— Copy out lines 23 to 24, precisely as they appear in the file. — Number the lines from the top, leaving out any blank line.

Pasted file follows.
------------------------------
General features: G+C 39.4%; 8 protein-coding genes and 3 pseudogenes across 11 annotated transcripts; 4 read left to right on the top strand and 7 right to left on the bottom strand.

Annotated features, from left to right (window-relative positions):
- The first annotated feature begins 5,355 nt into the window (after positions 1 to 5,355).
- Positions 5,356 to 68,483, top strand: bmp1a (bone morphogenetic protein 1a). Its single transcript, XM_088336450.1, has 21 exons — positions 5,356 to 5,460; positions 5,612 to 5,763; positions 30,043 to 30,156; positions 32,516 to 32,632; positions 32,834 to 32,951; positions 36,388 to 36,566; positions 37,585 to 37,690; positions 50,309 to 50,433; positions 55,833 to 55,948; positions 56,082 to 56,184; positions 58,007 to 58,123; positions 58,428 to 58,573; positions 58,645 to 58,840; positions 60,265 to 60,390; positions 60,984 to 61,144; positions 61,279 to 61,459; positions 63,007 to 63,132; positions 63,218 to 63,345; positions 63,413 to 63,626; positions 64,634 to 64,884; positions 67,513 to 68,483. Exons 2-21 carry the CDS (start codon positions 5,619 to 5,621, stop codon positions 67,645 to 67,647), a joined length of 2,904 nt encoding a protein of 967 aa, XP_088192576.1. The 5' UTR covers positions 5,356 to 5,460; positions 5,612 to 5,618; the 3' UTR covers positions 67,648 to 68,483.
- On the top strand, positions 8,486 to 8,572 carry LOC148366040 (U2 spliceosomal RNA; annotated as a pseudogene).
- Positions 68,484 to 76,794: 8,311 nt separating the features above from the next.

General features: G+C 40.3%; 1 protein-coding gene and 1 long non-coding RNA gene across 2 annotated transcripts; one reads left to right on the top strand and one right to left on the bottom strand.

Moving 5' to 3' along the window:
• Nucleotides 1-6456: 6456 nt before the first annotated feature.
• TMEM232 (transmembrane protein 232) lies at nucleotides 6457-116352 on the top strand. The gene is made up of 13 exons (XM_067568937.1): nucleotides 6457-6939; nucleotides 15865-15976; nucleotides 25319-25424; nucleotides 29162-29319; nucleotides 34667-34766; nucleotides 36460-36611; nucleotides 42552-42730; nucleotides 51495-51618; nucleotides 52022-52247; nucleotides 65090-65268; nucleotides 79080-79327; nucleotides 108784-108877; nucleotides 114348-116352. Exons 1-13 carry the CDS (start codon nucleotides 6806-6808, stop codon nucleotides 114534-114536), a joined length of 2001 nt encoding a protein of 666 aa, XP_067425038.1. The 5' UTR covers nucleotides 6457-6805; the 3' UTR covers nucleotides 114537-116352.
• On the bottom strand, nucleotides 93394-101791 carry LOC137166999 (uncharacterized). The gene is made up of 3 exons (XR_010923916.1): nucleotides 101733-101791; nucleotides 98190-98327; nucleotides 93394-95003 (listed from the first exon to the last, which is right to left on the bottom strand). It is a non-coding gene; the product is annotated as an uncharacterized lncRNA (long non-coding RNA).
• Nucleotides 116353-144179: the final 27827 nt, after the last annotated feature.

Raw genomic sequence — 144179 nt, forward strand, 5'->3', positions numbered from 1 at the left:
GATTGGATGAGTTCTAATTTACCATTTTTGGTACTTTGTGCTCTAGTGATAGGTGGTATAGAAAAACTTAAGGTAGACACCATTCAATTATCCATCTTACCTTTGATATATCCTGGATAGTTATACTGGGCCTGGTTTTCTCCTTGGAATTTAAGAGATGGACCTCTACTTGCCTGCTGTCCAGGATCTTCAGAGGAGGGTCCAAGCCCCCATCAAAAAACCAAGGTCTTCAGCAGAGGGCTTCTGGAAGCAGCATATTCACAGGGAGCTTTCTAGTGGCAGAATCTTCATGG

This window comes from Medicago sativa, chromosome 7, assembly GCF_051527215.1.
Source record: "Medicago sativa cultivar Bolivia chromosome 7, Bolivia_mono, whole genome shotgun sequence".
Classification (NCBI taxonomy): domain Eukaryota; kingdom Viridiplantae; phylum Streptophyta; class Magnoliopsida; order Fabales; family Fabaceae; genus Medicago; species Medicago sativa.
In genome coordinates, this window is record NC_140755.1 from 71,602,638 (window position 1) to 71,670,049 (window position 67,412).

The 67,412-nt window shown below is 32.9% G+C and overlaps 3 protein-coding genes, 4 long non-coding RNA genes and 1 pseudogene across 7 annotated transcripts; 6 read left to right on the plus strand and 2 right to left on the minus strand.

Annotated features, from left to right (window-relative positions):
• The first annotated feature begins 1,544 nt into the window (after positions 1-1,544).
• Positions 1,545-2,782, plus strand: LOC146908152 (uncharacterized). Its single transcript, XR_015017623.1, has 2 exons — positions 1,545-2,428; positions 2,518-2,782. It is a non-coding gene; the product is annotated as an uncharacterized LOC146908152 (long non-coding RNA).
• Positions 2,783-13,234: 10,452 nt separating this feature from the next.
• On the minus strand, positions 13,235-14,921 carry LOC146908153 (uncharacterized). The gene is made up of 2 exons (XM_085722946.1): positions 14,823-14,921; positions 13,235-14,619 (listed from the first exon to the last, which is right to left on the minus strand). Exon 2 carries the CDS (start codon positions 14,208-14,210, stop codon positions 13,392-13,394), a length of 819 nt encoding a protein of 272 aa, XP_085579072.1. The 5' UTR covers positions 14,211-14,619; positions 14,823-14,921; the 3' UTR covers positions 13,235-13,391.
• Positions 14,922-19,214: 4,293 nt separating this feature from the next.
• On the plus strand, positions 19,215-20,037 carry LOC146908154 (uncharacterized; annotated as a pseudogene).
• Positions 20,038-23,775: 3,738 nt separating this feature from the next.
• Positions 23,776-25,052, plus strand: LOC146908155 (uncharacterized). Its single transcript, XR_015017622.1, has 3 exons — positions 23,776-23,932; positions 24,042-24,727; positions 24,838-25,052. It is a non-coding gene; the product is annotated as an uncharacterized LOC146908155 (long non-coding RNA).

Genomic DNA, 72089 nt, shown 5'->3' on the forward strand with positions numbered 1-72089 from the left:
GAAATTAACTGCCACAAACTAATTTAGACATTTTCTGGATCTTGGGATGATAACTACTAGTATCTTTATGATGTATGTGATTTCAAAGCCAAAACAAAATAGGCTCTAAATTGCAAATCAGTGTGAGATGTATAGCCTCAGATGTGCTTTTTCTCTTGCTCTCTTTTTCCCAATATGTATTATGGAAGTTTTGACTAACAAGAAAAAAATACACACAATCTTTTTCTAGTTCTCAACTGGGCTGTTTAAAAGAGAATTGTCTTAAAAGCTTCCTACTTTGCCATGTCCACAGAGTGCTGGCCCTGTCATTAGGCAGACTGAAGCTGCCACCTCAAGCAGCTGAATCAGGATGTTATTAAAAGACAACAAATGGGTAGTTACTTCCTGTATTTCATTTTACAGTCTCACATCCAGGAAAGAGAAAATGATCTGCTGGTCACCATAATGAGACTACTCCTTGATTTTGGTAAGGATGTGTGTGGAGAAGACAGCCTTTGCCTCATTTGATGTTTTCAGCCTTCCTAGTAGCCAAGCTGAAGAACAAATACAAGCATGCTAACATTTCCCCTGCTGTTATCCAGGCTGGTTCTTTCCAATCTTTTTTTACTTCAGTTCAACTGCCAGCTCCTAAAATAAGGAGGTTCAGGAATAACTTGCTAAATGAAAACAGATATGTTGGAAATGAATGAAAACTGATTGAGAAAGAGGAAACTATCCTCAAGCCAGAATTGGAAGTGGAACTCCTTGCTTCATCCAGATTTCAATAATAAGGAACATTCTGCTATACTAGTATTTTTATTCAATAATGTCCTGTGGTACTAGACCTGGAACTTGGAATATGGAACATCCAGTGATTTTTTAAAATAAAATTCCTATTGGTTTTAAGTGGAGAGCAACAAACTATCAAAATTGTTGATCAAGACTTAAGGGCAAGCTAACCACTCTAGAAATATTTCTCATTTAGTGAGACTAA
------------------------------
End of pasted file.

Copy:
• Positions 2,783-13,234: 10,452 nt separating this feature from the next.
• On the minus strand, positions 13,235-14,921 carry LOC146908153 (uncharacterized). The gene is made up of 2 exons (XM_085722946.1): positions 14,823-14,921; positions 13,235-14,619 (listed from the first exon to the last, which is right to left on the minus strand). Exon 2 carries the CDS (start codon positions 14,208-14,210, stop codon positions 13,392-13,394), a length of 819 nt encoding a protein of 272 aa, XP_085579072.1. The 5' UTR covers positions 14,211-14,619; positions 14,823-14,921; the 3' UTR covers positions 13,235-13,391.